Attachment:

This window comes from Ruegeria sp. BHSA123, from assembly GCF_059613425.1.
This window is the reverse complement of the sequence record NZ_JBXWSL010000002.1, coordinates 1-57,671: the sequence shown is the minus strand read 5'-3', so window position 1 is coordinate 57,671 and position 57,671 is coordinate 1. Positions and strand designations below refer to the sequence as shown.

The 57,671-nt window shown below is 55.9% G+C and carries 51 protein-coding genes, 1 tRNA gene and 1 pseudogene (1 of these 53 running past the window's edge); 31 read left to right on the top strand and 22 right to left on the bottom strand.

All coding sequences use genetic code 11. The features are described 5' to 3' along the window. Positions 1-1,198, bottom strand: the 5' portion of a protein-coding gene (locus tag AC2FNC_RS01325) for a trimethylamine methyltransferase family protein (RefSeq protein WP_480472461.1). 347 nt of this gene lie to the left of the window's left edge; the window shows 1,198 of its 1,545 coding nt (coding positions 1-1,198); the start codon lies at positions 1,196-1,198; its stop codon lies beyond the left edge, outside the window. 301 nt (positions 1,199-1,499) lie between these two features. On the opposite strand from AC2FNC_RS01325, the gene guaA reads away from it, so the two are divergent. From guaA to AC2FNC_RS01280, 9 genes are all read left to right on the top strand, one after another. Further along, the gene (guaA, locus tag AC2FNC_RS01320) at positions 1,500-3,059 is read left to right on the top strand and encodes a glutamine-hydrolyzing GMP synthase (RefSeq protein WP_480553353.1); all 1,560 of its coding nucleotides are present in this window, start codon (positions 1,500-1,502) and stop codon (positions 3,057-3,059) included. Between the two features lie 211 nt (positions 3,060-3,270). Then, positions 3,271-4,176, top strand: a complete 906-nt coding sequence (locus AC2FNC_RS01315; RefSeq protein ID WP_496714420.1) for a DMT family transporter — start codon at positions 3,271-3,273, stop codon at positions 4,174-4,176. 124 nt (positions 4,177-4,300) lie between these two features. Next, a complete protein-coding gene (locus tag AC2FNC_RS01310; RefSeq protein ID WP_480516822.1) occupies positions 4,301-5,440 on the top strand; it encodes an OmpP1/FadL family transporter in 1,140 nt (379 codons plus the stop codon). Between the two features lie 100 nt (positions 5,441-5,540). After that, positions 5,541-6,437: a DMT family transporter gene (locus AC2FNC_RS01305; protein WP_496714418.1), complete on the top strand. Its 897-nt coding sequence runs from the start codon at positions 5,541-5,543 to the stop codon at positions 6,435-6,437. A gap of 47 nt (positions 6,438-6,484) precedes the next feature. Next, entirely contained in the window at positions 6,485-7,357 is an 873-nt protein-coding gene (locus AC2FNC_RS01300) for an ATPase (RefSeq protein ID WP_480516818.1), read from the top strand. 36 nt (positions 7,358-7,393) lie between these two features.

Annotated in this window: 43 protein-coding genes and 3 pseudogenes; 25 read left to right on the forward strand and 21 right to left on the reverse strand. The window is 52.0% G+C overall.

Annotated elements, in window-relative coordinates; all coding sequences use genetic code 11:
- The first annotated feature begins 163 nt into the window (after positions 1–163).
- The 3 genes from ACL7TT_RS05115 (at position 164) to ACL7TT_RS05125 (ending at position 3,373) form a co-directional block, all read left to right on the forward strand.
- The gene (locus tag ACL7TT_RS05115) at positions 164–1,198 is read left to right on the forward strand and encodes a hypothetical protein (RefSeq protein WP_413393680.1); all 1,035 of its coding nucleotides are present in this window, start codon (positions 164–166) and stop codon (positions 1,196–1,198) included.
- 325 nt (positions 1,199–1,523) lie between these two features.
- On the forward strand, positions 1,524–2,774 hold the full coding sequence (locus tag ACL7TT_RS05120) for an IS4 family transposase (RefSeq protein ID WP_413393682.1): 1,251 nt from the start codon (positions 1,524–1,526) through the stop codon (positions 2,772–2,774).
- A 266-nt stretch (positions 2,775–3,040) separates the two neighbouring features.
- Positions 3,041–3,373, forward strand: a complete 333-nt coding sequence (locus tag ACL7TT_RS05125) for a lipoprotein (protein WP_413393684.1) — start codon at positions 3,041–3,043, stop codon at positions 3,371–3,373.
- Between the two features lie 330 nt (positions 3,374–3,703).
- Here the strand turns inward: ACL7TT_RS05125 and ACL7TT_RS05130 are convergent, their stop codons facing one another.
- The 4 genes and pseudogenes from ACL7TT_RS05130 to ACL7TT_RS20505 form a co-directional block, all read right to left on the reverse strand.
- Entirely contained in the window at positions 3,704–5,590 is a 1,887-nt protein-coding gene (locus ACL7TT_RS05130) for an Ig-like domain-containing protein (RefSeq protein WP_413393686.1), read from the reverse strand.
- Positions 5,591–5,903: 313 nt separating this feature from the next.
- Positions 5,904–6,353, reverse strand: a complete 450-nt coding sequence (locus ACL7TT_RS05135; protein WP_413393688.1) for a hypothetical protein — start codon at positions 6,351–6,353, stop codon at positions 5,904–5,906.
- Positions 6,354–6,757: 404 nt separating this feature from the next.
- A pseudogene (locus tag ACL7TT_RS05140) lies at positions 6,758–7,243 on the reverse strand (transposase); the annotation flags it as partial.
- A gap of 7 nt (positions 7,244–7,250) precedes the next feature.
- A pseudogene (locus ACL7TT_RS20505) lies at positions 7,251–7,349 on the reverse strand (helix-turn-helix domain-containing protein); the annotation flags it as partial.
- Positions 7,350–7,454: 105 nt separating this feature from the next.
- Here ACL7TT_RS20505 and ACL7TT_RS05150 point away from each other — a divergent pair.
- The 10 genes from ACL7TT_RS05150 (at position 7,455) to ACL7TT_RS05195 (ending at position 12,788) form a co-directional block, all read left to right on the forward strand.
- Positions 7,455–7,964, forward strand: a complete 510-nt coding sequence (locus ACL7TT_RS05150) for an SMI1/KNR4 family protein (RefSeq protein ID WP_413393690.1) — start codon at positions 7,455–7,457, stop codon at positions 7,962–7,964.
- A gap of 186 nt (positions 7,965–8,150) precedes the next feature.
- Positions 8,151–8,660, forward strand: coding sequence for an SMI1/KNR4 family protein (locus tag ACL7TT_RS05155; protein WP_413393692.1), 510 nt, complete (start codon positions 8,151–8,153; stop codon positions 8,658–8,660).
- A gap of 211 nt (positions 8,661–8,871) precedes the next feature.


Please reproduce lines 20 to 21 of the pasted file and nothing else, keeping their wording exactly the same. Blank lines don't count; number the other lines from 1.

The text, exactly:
- Positions 6,354–6,757: 404 nt separating this feature from the next.
- A pseudogene (locus tag ACL7TT_RS05140) lies at positions 6,758–7,243 on the reverse strand (transposase); the annotation flags it as partial.